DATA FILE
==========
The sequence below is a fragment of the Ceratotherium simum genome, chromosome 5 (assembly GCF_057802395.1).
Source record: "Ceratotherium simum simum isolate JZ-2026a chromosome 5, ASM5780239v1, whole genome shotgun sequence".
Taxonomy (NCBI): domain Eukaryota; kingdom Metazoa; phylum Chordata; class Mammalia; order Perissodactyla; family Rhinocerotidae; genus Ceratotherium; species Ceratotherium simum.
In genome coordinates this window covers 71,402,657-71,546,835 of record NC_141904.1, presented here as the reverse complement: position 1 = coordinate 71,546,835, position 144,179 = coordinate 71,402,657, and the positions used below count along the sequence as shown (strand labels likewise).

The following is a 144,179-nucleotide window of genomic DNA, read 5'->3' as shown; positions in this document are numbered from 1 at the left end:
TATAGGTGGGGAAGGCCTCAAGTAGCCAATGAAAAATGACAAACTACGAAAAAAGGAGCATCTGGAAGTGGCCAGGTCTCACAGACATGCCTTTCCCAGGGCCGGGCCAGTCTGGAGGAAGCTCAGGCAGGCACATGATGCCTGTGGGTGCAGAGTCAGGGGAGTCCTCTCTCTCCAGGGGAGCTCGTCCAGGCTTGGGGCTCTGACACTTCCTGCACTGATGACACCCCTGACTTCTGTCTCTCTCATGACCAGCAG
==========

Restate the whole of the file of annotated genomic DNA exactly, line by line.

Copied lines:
The sequence below is a fragment of the Ceratotherium simum genome, chromosome 5 (assembly GCF_057802395.1).
Source record: "Ceratotherium simum simum isolate JZ-2026a chromosome 5, ASM5780239v1, whole genome shotgun sequence".
Taxonomy (NCBI): domain Eukaryota; kingdom Metazoa; phylum Chordata; class Mammalia; order Perissodactyla; family Rhinocerotidae; genus Ceratotherium; species Ceratotherium simum.
In genome coordinates this window covers 71,402,657-71,546,835 of record NC_141904.1, presented here as the reverse complement: position 1 = coordinate 71,546,835, position 144,179 = coordinate 71,402,657, and the positions used below count along the sequence as shown (strand labels likewise).

The following is a 144,179-nucleotide window of genomic DNA, read 5'->3' as shown; positions in this document are numbered from 1 at the left end:
TATAGGTGGGGAAGGCCTCAAGTAGCCAATGAAAAATGACAAACTACGAAAAAAGGAGCATCTGGAAGTGGCCAGGTCTCACAGACATGCCTTTCCCAGGGCCGGGCCAGTCTGGAGGAAGCTCAGGCAGGCACATGATGCCTGTGGGTGCAGAGTCAGGGGAGTCCTCTCTCTCCAGGGGAGCTCGTCCAGGCTTGGGGCTCTGACACTTCCTGCACTGATGACACCCCTGACTTCTGTCTCTCTCATGACCAGCAG